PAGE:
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Jemele Hill Asked If She'd Ever Return To ESPN

Jemele Hill speaking onstage.

LOS ANGELES, CA - JUNE 23: Jemele Hill speaks onstage at the Genius Talks sponsored by AT&T during the 2018 BET Experience at the Los Angeles Convention Center on June 23, 2018 in Los Angeles, California. (Photo by Emma McIntyre/Getty Images for BET)

During her last few years at ESPN, Jemele Hill became one of the most significant, and at times, polarizing voices in the sports world. After co-hosting the midday show His & Hers and eventually the 6 p.m. ET edition of SportsCenter, with Michael Smith, Hill left the network in the fall of 2018.

Hill and Smith were among ESPN's most outspoken personalities on subjects of politics and race. In one of her most infamous moments, she openly called President Donald Trump "a white supremacist who has largely surrounded himself with other white supremacists" on Twitter. She drew his ire for the comments, and ESPN definitely wasn't thrilled about the attention, but she hasn't backed down from that stand. She was briefly suspended by the network about a month later, in Oct. 2017, after suggesting that people should boycott NFL advertisers after Dallas Cowboys owner Jerry Jones threatened to bench players who would "do anything disrespectful to the flag." The following January, she hosted her final SportsCenter, and after a brief stop at ESPN's "The Undefeated" as a writer, she left the network entirely.

She's been plenty busy in the years since. Jemele Hill now writes for The Atlantic, hosts podcasts for Spotify and The Ringer, and narrated the LeBron James-produced Showtime series Shut Up and Dribble. She has a new very high profile gig coming up. Hill and fellow former ESPN anchor Cari Champion will be co-hosting a new talk show for VICE called Disruptors with Jemele Hill and Cari Champion, which has received an initial eight-episode order. The show is set to debut later this summer.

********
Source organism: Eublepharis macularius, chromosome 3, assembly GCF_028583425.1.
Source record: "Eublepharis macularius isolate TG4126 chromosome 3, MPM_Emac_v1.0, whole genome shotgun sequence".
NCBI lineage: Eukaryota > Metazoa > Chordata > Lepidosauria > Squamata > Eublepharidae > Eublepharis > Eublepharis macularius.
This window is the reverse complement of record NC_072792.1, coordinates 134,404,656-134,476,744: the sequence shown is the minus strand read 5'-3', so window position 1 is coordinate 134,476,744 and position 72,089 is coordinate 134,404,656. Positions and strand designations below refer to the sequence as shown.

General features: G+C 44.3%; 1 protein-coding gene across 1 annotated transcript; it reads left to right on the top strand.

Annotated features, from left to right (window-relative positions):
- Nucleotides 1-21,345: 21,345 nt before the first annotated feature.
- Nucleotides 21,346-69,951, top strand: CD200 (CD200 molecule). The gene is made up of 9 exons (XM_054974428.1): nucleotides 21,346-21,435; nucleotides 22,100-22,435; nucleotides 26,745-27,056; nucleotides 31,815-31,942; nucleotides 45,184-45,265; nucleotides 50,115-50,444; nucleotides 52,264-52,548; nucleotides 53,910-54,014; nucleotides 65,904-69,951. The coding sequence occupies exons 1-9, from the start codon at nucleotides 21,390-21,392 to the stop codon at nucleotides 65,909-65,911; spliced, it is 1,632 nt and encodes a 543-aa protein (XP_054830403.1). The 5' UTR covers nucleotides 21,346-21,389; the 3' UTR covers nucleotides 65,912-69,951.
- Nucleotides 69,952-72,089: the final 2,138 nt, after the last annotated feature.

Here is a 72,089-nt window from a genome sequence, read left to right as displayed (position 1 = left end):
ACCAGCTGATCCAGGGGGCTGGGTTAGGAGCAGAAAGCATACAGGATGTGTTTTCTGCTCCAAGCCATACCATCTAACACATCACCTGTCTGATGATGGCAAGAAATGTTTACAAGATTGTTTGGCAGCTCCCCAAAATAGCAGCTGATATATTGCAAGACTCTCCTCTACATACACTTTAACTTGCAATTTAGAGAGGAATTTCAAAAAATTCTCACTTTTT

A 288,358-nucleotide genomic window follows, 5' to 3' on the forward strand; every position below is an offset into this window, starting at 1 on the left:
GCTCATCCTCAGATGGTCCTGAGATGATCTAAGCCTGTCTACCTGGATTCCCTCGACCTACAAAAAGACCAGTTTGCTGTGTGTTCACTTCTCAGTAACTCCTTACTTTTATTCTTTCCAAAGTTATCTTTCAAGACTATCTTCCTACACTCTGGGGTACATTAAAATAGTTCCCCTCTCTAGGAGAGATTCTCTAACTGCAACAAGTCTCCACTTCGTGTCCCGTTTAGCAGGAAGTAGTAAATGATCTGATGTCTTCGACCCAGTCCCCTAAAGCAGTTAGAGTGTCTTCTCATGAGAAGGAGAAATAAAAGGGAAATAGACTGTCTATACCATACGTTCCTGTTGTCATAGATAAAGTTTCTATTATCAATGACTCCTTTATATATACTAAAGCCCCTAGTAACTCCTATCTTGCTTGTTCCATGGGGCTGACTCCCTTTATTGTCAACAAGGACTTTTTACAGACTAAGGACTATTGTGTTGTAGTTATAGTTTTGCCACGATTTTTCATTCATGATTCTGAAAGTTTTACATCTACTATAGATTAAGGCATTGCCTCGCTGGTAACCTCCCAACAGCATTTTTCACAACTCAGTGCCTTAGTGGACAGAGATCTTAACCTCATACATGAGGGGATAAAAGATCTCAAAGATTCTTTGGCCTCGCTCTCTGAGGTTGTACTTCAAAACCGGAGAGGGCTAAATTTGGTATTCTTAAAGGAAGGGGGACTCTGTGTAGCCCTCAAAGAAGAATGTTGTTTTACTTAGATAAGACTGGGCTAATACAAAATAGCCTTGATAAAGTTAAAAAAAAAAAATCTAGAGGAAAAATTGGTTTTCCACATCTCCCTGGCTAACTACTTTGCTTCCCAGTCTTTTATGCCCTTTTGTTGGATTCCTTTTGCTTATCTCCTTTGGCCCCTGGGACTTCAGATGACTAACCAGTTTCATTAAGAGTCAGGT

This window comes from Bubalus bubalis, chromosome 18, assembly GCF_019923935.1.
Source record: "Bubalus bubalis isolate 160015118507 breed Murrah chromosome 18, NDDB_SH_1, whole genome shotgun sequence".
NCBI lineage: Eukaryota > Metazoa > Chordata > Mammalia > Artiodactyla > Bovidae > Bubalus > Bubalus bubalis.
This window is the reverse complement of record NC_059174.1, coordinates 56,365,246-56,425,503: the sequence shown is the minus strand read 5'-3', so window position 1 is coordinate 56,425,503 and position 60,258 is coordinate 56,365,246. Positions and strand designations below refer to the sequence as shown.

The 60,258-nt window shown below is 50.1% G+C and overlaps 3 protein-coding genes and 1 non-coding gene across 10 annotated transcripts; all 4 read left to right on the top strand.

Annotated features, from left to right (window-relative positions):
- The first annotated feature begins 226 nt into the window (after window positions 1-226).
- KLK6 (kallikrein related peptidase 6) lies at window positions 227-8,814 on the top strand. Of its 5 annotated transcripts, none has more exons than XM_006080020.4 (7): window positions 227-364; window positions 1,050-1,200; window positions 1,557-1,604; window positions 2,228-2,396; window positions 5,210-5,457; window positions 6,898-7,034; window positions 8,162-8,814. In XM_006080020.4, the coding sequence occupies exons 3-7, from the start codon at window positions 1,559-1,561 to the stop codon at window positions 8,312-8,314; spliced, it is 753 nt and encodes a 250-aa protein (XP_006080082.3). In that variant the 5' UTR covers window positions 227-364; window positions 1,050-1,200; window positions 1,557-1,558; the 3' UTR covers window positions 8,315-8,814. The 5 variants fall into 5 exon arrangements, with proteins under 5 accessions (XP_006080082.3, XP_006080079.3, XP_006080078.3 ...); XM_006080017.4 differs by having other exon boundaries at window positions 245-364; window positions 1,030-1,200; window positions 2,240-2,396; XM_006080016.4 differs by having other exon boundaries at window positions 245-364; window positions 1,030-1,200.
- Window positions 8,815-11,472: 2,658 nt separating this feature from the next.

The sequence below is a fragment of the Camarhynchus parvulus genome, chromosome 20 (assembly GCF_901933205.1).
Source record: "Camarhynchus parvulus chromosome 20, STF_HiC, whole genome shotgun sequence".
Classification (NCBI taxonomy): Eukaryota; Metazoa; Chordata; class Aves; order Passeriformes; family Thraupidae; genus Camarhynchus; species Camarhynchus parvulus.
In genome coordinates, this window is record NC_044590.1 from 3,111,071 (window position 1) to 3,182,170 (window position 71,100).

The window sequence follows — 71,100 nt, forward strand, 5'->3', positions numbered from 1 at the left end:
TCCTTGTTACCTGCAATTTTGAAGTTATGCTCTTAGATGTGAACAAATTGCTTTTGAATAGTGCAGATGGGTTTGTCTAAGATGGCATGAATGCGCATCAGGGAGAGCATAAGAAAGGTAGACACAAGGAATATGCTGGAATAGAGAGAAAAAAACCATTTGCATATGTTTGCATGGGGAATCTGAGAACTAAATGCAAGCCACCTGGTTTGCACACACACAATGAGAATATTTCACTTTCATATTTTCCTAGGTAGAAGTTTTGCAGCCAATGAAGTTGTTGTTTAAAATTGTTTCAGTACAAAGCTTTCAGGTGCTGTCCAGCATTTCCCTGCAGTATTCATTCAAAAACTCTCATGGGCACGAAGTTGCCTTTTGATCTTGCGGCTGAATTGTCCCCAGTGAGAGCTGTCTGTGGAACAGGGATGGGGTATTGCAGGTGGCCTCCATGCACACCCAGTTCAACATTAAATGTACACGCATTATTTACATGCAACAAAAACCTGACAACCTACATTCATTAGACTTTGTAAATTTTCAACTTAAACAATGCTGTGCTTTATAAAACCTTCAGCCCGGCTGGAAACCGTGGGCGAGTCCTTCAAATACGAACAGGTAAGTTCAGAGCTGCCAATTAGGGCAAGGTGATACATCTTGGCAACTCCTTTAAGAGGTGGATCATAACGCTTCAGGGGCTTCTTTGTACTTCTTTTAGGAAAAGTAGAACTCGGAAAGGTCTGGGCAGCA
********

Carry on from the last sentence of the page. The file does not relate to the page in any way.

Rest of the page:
Clearly, Hill is okay juggling multiple projects. While she doesn't have a platform quite as big as ESPN right now, she has plenty of visibility, and a ton of freedom to share her thoughts without worry of retribution. She was asked in a new interview with Front Office Sports whether she'd ever return to ESPN, and while she doesn't think it is very likely, she doesn't totally rule it out either.

"No, ESPN has not reached out to me and I frankly don’t expect them to," Hill said, when asked directly if there'd be any recent contact. "I don’t know really what would be in it for either one of us."

Of course, citing instances like Keith Olbermann, she says she can never say never.

 I know that’s really easy to say because you never say never. We’ve certainly seen people return there before. There was a time where I’m sure people never thought they’d see Keith Olbermann back at ESPN. And yet there he is. Right?

I get it. I’m sure when Michelle Beadle left for NBC, everybody was saying, ‘She’s never coming back to ESPN.’ Then she comes back to ESPN. I guess you never really want to close the door for anything. This is me speaking in this moment, having been two years removed from leaving, there are certain things that would be hard for me to get over to return. Personally. I may not feel that way five years from now, but two years later there was, to me, a trust that was broken, that would be hard to regain.

Hill acknowledges that the way that things ended for both her and Michael Smith, her co-host across multiple shows and projects, continues to be a sore spot. Still, if a hypothetical offer down the road is right, she can't count anything out.

Again, this is not to say never say never. Because you never know what path you’ll wind up walking down. They may be able to come up with a number…But for me, I was very happy with the time that I had there. I spent 12 years at ESPN. It was a wonderful experience that allowed me to get to the next level as a journalist in every single way. But it’s kind of like when you have a long-term relationship with somebody, and you break up, you can appreciate the time you spent together, without ever wanting to repeat it. So I think it would require me to trust them on the same level that I did most of the time that I was there. I don’t know if I’m capable of doing that.

The Q&A touches on a number of topics, including Donald Trump, the ongoing Bubba Wallace saga, and the recent controversies with Bill Simmons and The Ringer, whose banner her podcast about HBO's The Wire is under.

The full Q&A is up at Front Office Sports.